California Department of Public Health Urges Residents in Wildfire Areas to be Aware of Air Quality

SACRAMENTO – With a growing number of wildfires in both Northern and Southern California, the air quality in many parts of the state may be unhealthy. The California Department of Public Health (CDPH) is providing additional information, tools and resources on its website so individuals can check on the air quality in their town or city and have a better understanding on the impact it can have on their health.

“Air quality may be changing in a number of our communities, even those far away from the fires,” said State Public Health Officer and CDPH Director Dr. Sonia Angell. “It’s important that you have the information you need to stay safe: children, women who are pregnant and older adults, and people with existing lung and heart conditions may be particularly sensitive to changes in air quality.”

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On CDPH’s website, visitors can view current air quality conditions by simply entering their zip code. The table below provides suggested actions based on conditions.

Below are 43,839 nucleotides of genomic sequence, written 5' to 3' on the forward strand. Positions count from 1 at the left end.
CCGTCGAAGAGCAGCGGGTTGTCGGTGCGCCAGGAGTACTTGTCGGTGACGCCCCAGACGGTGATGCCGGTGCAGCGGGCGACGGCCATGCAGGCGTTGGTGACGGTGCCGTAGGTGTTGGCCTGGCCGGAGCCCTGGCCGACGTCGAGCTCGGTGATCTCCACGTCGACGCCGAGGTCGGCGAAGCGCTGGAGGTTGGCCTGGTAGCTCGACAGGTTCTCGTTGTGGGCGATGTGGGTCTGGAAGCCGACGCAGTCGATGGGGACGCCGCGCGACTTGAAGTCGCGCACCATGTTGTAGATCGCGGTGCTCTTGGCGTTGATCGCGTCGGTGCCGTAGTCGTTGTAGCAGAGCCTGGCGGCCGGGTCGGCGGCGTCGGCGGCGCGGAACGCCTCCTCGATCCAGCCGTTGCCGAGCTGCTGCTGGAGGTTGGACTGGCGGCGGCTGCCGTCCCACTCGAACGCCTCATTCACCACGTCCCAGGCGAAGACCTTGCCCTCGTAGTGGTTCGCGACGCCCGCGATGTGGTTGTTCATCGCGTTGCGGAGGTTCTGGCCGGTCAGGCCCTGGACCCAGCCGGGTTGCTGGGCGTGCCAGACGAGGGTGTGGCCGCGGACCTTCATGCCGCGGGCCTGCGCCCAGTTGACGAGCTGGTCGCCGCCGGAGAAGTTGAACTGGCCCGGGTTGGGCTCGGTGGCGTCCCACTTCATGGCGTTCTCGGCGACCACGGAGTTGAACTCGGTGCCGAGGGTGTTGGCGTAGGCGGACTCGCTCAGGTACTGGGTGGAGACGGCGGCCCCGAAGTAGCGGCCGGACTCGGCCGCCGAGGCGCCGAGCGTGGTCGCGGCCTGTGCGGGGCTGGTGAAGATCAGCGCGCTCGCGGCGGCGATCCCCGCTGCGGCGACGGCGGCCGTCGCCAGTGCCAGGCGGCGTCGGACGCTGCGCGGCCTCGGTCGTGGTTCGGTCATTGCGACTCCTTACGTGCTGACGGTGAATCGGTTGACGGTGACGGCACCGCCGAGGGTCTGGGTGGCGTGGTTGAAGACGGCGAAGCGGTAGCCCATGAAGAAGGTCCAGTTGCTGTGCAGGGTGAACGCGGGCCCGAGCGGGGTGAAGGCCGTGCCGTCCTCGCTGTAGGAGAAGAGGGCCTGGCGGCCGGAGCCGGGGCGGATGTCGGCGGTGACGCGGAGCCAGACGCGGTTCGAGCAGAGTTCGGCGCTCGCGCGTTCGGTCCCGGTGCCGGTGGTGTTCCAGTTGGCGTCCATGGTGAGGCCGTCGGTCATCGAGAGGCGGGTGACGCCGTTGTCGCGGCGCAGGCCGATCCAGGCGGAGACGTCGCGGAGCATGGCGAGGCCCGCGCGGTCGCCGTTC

Residents should monitor children and check-in on others who may be more susceptible to the health impacts of wildfire smoke. Seek immediate medical care if someone is experiencing chest pain, chest tightness, or shortness of breath.

The following tips can help Californians reduce smoke inhalation during wildfires:

Stay Indoors: Stay inside with the doors and windows closed to reduce exposure to smoky air. If you have power, run an air conditioner if you have one. If the air conditioner has a recirculate option, use it. Smoke levels can change during the course of a day, so try to stay indoors during smokier times.

Reduce Activity: Reduce physical activity to reduce inhalation of smoky air. During exercise, people can increase their air intake as much as 20 times from their resting level.

Be Prepared: Monitor wildfire activity in your area and be prepared to evacuate if advised.

As part of emergency preparedness make sure that all prescribed medications are filled, and this includes if you have prescribed inhalers.

For information on air quality in your area and how to protect your health during wildfires, please visit the CDPH website.

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